Shifting stars: As we orbit the sun, the part of the night sky that's in our view changes. A given star sets about 4 minutes earlier each night. Over a month, this amounts to two hours. In winter, this all means that we're looking at stars that during the summer were in our daytime sky, overwhelmed of course by the glare of the sun. Since we complete a circle every year, the stars of summer, such as the Big Dipper, are always the stars of summer.
Endless summer: At the North Pole, the sun rises once a year, around March 19. It rises until the summer solstice, then sinks but does not truly set until around Sept. 24.
During summer on the top half of Earth, our planet is actually farther from the sun than during winter, a fact owing to our non-circular orbit around the sun. The difference is about 3 million miles (5 million kilometers), and it makes a difference in radiant heat received by the entire Earth of nearly 7 percent. But the difference is more than made up for by the longer days in the Northern Hemisphere summer with the sun higher in the sky.
Which brings up a common question: If the June solstice is the longest day of the year, why are the dog days of August typically hotter? It takes a while for the oceans to warm up, and a lot of weather on land is driven by the heat of the oceans.
berniedhttp://email@example.com:fubar.com,2010:BlogAtom-199276.8153302008-06-18T05:45:37-07:002008-06-18T05:45:37-07:00The moon illusion,this Wednesday evening, june 18,' 08'Robert Roy Britt
Senior Science Writer
Tue Jun 17, 11:15 AM ET
As the full moon rises this Wednesday evening, June 18, many people will be tricked into thinking it's unusually large
The moon illusion, as it's known, is a trick in our minds that makes the moon seem bigger when it's near the horizon. The effect is most pronounced at full moon. Many people swear it's real, suggesting that perhaps Earth's atmosphere magnifies the moon.
But it really is all in our minds. The moon is not bigger at the horizon than when overhead.
The illusion will be particularly noticeable at this "solstice moon," coming just two days before summer starts in the Northern Hemisphere. The reason, according to NASA, lies in lunar mechanics: The sun and full moon are like kids on a see-saw; when one is high, the other is low. This week's high solstice sun gives us a low, horizon-hugging moon and a strong, long-lasting version of the illusion.
If it's any consolation, space station astronauts report the same effect.
Here's how it works: Your mind believes things on the horizon are farther away than things overhead, because you are used to seeing clouds just a few miles above, but the clouds on the horizon can indeed be hundreds of miles away. So if we think something (such as the moon) is farther away, and it's not, then it seems larger.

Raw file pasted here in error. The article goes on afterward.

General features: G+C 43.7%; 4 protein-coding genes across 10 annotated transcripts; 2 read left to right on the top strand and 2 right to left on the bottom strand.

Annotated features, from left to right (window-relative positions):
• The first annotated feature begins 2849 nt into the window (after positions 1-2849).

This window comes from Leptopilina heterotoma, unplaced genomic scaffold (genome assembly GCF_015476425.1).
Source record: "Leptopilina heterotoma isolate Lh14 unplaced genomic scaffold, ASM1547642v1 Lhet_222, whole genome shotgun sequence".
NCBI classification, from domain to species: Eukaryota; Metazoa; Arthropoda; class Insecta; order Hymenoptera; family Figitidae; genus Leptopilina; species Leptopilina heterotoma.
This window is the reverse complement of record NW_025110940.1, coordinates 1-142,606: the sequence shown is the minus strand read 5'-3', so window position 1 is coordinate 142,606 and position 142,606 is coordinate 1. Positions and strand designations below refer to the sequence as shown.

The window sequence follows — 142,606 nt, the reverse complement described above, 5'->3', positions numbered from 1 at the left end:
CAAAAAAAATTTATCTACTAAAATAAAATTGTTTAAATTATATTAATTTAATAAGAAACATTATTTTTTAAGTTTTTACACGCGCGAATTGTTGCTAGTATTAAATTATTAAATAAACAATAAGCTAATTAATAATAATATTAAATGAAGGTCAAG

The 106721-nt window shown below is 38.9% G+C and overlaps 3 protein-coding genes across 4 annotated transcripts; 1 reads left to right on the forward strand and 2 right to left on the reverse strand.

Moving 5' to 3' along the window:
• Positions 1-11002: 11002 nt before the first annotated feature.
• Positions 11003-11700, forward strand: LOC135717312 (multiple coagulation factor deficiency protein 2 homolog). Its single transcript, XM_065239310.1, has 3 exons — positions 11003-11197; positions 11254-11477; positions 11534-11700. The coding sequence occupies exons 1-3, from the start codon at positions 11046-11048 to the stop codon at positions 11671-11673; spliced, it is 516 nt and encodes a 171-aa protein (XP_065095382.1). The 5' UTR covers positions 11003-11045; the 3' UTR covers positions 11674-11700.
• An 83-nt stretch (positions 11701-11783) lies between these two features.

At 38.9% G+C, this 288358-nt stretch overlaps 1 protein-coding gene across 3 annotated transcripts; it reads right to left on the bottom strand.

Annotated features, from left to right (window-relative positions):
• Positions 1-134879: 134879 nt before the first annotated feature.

If you remain doubtful, test the idea yourself. Go out at moonrise with a small object, perhaps a pencil eraser. Hold it at arm's length as the moon rises and compare the sizes of the moon and the eraser, then repeat the experiment an hour or two later when the moon is high in the sky. A rolled up tube of paper works well, too.
Moonrise times vary by location. On Wednesday, it will come up at these local times at these locations, according to NASA: New York City, 8:58 p.m.; Miami, 8:35 p.m.; Seattle, 9:51 p.m.
The moon rises about 50 minutes earlier Tuesday night, when the effect will also be noticeable because the moon will be nearly full. Oh, and that raises another fallacy: There's no such thing as a full moon.
Additional moonrise times for your location are available from the U.S. Naval Observatory Web site.
berniedhttp://firstname.lastname@example.org:fubar.com,2010:BlogAtom-199276.8146742008-06-17T09:52:29-07:002008-06-17T09:52:29-07:00Utah announces 'major dinosaur fossil discovery'
Utah announces 'major dinosaur fossil discovery' By MIKE STARK, Associated Press Writer
Tue Jun 17, 7:30 AM ET
A newly discovered batch of well-preserved dinosaur bones, petrified trees and even freshwater clams in southeastern Utah could provide new clues about life in the region some 150 million years ago.
The Bureau of Land Management announced the find Monday, calling the quarry near Hanksville "a major dinosaur fossil discovery."
An excavation revealed at least four sauropods, which are long-necked, long-tailed plant-eating dinosaurs, and two carnivorous ones, according to the bureau. It may have also uncovered an herbivorous stegosaurus.
Animal burrows and petrified tree trunks 6 feet in diameter were found nearby. The site doesn't contain any new species but offers scientists the chance to learn more about the ecology of that time, said Scott Foss, a BLM paleontologist.